Agriculture has become a “way of life” for Campbell which has instilled in him a work ethic, business skill set, a passion, a community network and other attributes, many of which are transferable to various sectors now and in the future. Campbell explains, “agriculture is an industry that continues to both challenge and reward oneself, whilst continuously advancing on many fronts including technology and policy. As stewards of the land, together we must make efficient use of production inputs throughout the livestock industry to meet the growing demand for quality livestock products whilst minimizing its impact on the environment and precious natural resources. Starting from the ground, understanding well-being and having a passion is where it begins.”
Upon completing the Bachelor of Science in Agriculture program with a major in Agricultural Business and a minor in Animal Science in 2018, alumnus Connor Morse has vast insight into the value of agricultural education and experience. Growing up on a mixed dairy and beef farm with the experience of working alongside his grandfather and father in the Annapolis Valley, NS, contributed to Connor’s interest and future in the industry.
“Farming alongside my father and grandfather instilled a sense of pride and also a sense of responsibility in myself to maintain our family land. My goal since childhood was to eventually take over our family farm. The farm has grown substantially over the last decade and I am currently working full time on our family farm, while managing my own purebred beef herd and marketing genetics across the country.” Connor’s educational background in the Agricultural Business program gave him the added education and confidence to succeed in the industry.
Many farms and agricultural services have been impacted by COVID-19. Agriculture provides many jobs and an economic boom to rural communities. “Agriculture is the original essential service and I am proud to be a member of the agricultural community and thankful to have been able to remain focused and busy during this unprecedented time. No matter what is going on in the world, people need to eat; and farmers alongside with other agriculture workers must continue to provide products for human consumption,” Connor explains. He also adds, “the agricultural field is constantly changing but will always be essential and I encourage everyone to get connected with agriculture in some way, even if it’s not working on a farm, in order to learn more about where your food comes from. With so much uncertainty in the world it is refreshing to see consumers realize the importance of buying local and shortening the food supply chain, which is integral for the success of farms across Nova Scotia.”
Born and raised in the rural of community of St. Andrews, NS, recent alumnus Lauren Peters now leads the Faculty of Agriculture's efforts to raise the profile of agriculture in high schools and communities in the region as the Community Education Manager. Lauren grew up as a member of her local 4-H club and was always interested in food and agriculture. Although she did not come directly from a farm, Lauren has always been interested in the way food is produced.
“Living beside a dairy farm and working while a student on an egg farm, I developed a passion for learning about agriculture. It was this discovered passion that drew my attention to Dal AC and the International Food Business program, despite my initial intent to attend culinary school.” After graduating with the Class of 2019, Lauren now has a new passion for agricultural awareness and education. Lauren adds, “within my role as Community Education Manager, I am able to share my passion and knowledge for the industry with youth and community members. The Community Education program aims to contribute to the development of sustainable and healthy communities by promoting a broad understanding of agriculture and research to educators, students, community groups, and the general public.”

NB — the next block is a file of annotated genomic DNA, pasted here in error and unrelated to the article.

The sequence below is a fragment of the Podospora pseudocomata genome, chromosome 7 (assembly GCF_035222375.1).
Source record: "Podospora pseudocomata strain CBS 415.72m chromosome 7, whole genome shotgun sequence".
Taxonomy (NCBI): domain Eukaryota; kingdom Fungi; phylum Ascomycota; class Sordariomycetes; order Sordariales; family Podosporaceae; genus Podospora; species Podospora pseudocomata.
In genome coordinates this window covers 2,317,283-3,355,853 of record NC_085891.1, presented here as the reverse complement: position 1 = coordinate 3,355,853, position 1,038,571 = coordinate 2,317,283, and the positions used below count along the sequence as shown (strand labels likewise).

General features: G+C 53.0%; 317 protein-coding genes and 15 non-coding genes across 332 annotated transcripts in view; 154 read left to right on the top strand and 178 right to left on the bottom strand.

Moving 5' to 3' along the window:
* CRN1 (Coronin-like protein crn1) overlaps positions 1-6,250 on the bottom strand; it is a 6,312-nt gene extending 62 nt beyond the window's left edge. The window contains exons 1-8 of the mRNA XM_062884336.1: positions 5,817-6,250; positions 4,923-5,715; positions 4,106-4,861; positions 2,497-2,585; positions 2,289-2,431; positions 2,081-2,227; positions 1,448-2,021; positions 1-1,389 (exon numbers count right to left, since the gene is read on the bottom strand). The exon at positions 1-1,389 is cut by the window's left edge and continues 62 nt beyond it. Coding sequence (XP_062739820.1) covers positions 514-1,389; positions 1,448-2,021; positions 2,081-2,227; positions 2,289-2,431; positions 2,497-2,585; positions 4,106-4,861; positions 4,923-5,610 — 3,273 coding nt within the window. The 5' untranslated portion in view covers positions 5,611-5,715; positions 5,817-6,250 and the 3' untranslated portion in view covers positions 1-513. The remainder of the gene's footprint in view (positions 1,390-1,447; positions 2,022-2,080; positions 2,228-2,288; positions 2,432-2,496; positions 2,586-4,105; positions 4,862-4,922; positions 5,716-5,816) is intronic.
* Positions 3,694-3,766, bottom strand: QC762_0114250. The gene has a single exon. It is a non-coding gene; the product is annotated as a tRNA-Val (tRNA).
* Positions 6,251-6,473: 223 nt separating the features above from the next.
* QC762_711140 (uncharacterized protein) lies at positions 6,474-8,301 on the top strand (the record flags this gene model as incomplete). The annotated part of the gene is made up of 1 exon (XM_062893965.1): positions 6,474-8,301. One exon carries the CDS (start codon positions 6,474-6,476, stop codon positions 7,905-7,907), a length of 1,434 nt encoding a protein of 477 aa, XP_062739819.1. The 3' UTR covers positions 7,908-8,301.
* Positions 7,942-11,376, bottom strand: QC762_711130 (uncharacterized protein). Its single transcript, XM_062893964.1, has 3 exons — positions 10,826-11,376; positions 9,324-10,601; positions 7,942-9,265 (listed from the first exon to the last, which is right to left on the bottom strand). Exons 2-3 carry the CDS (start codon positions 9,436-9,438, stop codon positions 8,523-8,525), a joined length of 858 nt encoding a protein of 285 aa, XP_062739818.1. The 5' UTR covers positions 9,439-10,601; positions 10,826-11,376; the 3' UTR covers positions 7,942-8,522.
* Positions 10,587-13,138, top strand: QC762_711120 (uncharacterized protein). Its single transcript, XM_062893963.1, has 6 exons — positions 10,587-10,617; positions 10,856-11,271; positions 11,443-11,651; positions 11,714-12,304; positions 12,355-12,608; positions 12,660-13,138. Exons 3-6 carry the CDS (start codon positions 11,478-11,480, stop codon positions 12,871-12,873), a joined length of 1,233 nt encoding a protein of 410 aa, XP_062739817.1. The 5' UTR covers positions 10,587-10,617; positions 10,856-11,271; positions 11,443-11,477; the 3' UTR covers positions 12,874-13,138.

Colette Wyllie, Chair of the Dalhousie Faculty of Agriculture Alumni Association and Class of 2010 (NSAC) shared similar thoughts around the impacts of COVID-19 on the agricultural industry, “a combination of labour shortages and increased demand for local food has created a perfect storm for Canadian farmers – but there is no option to quit.
"The industry simply cannot be put on a hold because people must still have access to food. Colette also stated the impacts that the industry faces after the pandemic, “we’ll still be faced with the major global issues of climate change, food insecurity, water shortages, and waste generation.” In light of the issues, Colette added a message of hope for all of the current students and prospective students. “There are achievable solutions for these issues out there and it’s quite likely that they’ll be found within agriculture by bright, young, innovative minds. The opportunities within this field are truly endless for those who want to be part of the future.”
Our farmers and agricultural professionals share a passion and responsibility to provide high quality food to our families and local communities. Despite the challenges that farms, and agriculture face, students and alumni continue to strive to change the narrative and bring positivity to the critical role they play in the industry. Connor Morse shares, “the agricultural community is tight knit and supportive of one another, I don’t work in agriculture for the money, I do what I do for that sense of pride and accomplishment we feel when the job gets done and for the love and devotion I have for my animals and land.”
We are a strong and supportive group of Aggies across our province that have many skills gained from working in diverse agriculture, farm employment, and internships. There are many stories that we can continue to share, instead, we urge our communities to reach out to ask questions and help support agriculture in our province by continuing to buy local. As Aggies, we share a common goal of striving to feed our communities and being stewards of the land.